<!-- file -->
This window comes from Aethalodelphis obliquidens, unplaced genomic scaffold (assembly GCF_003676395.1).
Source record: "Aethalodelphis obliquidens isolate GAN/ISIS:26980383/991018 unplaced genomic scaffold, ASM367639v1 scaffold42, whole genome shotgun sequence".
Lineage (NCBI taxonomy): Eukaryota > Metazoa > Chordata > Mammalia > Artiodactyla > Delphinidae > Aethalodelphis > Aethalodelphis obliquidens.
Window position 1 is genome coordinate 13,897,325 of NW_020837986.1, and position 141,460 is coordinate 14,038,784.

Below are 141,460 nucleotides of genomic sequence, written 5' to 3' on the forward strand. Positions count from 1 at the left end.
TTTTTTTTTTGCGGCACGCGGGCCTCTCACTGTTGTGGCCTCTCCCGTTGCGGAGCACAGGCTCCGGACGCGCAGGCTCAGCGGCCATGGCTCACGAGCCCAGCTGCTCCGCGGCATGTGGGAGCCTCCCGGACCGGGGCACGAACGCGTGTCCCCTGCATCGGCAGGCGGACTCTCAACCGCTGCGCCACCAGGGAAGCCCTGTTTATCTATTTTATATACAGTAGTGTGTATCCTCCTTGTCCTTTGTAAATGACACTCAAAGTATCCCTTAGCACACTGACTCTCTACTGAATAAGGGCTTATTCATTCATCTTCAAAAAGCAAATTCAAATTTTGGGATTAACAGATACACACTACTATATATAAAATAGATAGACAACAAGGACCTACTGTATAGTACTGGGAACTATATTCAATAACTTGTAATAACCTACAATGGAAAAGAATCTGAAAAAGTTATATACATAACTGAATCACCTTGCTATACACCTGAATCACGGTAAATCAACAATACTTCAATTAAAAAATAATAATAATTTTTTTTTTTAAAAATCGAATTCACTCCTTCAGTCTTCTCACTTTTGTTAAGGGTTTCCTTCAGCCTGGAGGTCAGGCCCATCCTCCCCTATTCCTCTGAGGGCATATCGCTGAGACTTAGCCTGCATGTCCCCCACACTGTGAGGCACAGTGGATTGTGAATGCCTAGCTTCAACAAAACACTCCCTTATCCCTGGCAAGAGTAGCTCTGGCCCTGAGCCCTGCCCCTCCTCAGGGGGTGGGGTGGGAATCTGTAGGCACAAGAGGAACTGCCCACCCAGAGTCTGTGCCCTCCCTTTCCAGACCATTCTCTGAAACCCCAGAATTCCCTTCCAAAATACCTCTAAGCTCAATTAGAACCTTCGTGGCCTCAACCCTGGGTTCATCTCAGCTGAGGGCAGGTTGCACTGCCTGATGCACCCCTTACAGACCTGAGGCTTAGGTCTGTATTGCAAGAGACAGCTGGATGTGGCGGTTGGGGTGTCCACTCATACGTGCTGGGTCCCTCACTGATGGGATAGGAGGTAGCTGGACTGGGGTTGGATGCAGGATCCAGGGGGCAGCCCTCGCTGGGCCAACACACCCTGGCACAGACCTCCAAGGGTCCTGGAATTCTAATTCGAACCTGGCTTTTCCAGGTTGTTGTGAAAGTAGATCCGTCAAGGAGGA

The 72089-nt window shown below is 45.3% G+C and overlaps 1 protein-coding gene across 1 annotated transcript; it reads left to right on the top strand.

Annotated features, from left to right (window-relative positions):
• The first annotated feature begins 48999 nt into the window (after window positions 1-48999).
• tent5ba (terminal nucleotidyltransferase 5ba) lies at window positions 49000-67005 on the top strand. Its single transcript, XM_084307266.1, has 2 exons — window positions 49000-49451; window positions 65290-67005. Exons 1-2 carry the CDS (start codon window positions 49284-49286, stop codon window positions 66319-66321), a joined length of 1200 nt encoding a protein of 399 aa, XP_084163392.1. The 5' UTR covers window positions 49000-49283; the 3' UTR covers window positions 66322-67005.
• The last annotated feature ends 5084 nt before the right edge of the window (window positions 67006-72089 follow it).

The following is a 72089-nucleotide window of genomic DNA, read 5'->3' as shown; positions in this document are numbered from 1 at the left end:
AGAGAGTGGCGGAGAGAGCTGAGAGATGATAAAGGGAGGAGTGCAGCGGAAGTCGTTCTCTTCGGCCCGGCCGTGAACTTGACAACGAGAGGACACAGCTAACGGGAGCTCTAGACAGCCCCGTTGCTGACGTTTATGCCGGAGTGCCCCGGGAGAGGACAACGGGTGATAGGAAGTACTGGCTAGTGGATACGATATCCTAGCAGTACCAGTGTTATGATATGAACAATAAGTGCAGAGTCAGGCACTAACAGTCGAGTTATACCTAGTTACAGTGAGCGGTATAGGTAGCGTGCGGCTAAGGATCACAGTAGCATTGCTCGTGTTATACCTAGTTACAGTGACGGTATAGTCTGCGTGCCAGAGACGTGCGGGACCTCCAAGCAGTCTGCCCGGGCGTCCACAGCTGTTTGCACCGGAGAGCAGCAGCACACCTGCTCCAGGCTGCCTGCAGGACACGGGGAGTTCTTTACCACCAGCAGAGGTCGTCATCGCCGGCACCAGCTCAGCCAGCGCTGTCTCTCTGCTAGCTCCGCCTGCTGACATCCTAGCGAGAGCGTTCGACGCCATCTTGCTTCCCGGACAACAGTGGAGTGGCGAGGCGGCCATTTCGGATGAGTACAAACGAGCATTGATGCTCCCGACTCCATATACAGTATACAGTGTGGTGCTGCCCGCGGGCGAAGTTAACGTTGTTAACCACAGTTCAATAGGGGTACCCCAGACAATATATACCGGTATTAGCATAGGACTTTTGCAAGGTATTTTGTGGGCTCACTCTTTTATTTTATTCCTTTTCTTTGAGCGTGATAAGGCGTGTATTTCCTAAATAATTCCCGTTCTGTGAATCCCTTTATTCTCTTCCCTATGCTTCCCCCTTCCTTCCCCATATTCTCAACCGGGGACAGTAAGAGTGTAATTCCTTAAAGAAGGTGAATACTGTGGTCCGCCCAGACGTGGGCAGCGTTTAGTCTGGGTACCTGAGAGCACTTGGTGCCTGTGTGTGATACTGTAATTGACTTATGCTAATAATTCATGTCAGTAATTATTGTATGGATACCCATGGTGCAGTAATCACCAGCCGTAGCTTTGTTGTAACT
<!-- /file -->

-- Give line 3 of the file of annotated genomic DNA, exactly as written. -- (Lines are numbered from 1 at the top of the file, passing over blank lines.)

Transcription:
Lineage (NCBI taxonomy): Eukaryota > Metazoa > Chordata > Mammalia > Artiodactyla > Delphinidae > Aethalodelphis > Aethalodelphis obliquidens.